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Protect Yourself From Phishing Attacks

Phishing attacks remain a major concern for businesses worldwide, they are the main delivery method for all types of cyberattacks. In 2020, 75% of companies experienced at least one phishing attack. 

These attacks can have devastating consequences for a business, ranging from data breaches to ransomware attacks. Businesses must remain vigilant in their efforts to protect themselves from any kind of Cyber Attack. 

Phishing is an attack that uses fraudulent emails and usually websites to trick individuals into revealing sensitive information or infecting their devices with malware.

Mobile threats have increased dramatically in recent years, with a 161% increase in 2021 alone.

Here are a few things you can do to protect yourself from this type of attack:

  • Use email filtering to screen out suspicious messages.
  • Use DNS filtering to block malicious websites.
  • Use next-generation antivirus and anti-malware software.
  • Stay up to date on cybersecurity trends and educate yourself on how to spot phishing attempts.

PHISHING VIA TEXT MESSAGE

A greater number of people are less suspicious of text messages than emails.

Although smishing attacks are increasing, cybercrime entities are still taking advantage of the easy availability of phone numbers. By using text messages to deploy phishing attacks, they are able to target a larger audience.

A popular phishing campaign in 2022 is via text messages. More people are now used to receiving text messages than in the past, especially from retailers and service businesses. They push text updates for sales and delivery notices, which has enabled people’s guard to be lowered. 

The goal of the attack is to capture personal data, when a user clicks on a link included within a text message.  The link within the message will redirect the user to a genuine looking website.

The website you’re redirected to will look official and contain a contact form. Once you submit your personal details to the contact form. The hackers have your credentials. 

EMAIL COMPROMISE IS ON THE RISE

Ransomware has become a bigger threat in recent years because it’s a lucrative source of income for criminal groups that launch cyberattacks. A new, up-and-coming form of attack is also becoming quite profitable, and so is growing in popularity.

(Business email compromise – BEC) scams are also on the rise and costing businesses millions each year. These scams typically involve attackers posing as staff members in an attempt to trick employees into making Bank Transfer requests or gift card purchases.

The danger of BEC is when criminals gain access to email accounts, they have the ability to send phishing messages that appear very convincing to employees, customers, and vendors. 

Potential victims in most cases will automatically trust the known email address, making these emails highly effective tools for cybercriminals.

SMALL BUSINESSES ARE BECOMING MORE FREQUENT TARGETS OF SPEAR PHISHING

No business is too small to be targeted by hackers. Many small businesses are targeted because they often have less sophisticated IT security systems than larger companies.

Spear phishing is a more dangerous form of attack because it’s targeted. A spear phishing attack using BEC is tailored to the specific individual or organization being targeted.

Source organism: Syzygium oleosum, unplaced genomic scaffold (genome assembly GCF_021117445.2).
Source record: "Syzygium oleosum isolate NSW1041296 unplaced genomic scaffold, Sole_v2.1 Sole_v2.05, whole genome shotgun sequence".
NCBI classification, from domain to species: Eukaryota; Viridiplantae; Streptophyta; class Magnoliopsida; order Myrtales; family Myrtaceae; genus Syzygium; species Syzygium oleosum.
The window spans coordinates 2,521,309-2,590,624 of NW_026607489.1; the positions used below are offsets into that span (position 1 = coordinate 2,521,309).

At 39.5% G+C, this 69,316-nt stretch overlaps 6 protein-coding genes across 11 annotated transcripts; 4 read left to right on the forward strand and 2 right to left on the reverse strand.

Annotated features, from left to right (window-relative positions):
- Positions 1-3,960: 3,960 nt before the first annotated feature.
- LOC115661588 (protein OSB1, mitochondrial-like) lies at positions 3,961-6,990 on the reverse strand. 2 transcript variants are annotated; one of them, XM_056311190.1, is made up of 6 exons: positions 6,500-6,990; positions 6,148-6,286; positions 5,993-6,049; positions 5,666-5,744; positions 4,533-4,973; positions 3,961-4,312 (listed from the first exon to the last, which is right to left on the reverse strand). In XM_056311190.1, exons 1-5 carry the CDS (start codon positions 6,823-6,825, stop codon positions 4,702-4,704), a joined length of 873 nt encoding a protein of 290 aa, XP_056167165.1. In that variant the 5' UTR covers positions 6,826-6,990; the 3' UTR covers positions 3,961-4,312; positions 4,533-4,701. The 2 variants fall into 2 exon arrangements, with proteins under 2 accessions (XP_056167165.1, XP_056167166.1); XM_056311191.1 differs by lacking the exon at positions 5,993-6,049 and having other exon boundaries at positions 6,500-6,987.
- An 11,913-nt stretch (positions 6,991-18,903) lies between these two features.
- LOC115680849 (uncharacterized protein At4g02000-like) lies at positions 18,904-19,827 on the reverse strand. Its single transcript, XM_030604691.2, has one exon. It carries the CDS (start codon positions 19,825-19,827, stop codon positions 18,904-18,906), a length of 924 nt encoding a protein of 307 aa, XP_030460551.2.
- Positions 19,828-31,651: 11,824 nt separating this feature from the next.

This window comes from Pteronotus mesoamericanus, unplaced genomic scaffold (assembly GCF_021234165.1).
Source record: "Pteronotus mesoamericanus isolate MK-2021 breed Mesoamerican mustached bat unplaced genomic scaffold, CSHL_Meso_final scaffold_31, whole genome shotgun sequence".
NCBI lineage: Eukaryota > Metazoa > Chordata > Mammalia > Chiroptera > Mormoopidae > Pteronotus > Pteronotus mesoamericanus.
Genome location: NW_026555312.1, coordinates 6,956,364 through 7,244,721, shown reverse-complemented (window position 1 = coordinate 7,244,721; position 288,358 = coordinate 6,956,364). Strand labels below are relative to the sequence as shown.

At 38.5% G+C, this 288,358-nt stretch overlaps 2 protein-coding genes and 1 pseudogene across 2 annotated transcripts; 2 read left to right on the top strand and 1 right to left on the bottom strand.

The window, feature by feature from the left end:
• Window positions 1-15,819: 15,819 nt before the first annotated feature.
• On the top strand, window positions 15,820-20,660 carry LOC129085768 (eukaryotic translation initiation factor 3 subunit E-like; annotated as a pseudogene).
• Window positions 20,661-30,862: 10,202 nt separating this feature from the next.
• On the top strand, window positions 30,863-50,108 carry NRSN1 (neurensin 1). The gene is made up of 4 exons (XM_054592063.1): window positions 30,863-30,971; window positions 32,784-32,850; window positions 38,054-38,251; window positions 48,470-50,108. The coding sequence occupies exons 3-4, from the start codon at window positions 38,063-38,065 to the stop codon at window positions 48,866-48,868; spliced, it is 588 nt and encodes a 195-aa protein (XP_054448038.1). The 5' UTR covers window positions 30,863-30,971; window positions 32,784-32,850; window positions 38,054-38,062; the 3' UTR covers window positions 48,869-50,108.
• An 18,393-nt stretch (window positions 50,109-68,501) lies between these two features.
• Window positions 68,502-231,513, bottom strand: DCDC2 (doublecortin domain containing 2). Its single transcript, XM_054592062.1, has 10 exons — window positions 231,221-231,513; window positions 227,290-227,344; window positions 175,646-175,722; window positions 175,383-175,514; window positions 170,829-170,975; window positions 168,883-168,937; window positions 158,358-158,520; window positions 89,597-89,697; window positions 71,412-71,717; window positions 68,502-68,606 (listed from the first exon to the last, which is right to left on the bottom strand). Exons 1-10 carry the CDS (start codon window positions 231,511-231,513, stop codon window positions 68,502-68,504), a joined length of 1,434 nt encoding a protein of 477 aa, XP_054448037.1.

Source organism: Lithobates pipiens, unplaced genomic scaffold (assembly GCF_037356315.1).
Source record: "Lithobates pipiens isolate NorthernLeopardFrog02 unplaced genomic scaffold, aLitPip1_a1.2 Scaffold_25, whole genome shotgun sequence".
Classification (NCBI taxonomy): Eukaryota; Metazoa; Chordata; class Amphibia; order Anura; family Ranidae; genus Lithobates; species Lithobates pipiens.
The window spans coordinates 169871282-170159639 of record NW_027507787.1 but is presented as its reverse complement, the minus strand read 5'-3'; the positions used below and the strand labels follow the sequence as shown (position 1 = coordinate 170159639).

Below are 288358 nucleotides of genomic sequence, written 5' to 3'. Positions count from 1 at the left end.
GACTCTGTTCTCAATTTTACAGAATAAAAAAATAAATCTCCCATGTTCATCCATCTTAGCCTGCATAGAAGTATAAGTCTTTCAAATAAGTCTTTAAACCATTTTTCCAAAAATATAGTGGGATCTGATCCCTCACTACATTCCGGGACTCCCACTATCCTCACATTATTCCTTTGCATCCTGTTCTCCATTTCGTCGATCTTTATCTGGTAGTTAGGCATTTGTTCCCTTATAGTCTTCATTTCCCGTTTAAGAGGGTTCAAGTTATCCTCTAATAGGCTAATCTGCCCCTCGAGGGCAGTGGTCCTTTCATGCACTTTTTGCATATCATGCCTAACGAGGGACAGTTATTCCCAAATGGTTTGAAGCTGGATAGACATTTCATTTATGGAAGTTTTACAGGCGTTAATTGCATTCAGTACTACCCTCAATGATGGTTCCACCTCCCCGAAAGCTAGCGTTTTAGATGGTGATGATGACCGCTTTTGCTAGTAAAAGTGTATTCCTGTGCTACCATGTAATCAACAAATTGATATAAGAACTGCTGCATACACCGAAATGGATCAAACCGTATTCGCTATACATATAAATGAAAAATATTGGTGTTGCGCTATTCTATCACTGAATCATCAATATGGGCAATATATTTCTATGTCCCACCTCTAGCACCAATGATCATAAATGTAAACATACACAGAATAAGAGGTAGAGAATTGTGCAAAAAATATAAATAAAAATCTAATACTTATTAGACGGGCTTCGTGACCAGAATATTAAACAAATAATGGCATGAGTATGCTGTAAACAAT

Spear-phishing used to be more commonly used against larger companies, as it takes considerably longer to set up a targeted and tailored attack. However, large criminal groups and government-assisted hackers have made their attacks more efficient, they are now able to target most businesses with ease. 

Small businesses are becoming targeted more frequently by these types of attacks that are more difficult for their users to identify as scams.

MORE BUSINESSES ARE BEING IMPERSONATED RECENTLY

Attackers have become increasingly skilful at impersonating businesses in order to dupe users into clicking on malicious links or attachments. The most popular method is, sending emails that appear to come from legitimate companies that the user may be familiar with.

Amazon is a common target for business spoofing, but it also happens to smaller companies. There have been examples of website hosting companies having client lists breached, and the cybercriminals have then sent emails impersonating the hosting company. 

The emails asked users to log in to an account to fix an urgent problem.

IS YOUR COMPANY’S DATA PROTECTED FROM THIS STYLE OF ATTACK?

When it comes to protecting your business, it’s important to use a multi-layered approach. Start with a cybersecurity audit to review your current security measures and identify ways to improve.

We’ve done this for numerous companies within Staffordshire, please get in touch with us today to find out how we can help. 

Call us today on 01543 889 444 to see how we can protect your business.


Cyber Security Staffordshire

The 3 Cyber Security Vulnerabilities You Need to Ensure Your Business Doesn’t Have

You need to take cyber security seriously, regardless of the size of your business. Criminals are targeting both small and large businesses, and you need to check for any weaknesses in your security regularly. Here are 3 Cyber Security Vulnerabilities you need to ensure your business doesn’t have.

Summary

  • Check your Antivirus software regularly and keep it up to date
  • Do you have Weak Login Credentials / have any of your accounts been compromised
  • Lack of Ransomware Protection

VULNERABILITY #1 – LACK OF ENDPOINT SECURITY

Many businesses don’t have or regularly check their endpoint security solutions such as antivirus programs. This leaves their business susceptible to cyber attacks such as ransomware and malware.